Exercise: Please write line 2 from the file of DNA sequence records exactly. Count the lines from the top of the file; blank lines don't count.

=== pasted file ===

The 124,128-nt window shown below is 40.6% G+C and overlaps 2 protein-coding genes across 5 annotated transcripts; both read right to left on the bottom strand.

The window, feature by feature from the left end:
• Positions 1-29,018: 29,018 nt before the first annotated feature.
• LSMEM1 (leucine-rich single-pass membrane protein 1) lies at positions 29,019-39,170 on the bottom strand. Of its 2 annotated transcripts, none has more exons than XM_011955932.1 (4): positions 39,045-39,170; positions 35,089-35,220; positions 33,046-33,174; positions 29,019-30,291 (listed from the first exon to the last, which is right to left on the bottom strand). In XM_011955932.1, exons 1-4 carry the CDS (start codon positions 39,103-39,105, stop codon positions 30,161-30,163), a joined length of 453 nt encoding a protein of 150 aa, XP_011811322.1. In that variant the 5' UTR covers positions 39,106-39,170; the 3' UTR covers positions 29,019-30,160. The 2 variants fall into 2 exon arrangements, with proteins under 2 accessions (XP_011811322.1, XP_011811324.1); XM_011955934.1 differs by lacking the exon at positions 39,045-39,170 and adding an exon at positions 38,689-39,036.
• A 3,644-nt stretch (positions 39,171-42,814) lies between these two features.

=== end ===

The window, feature by feature from the left end: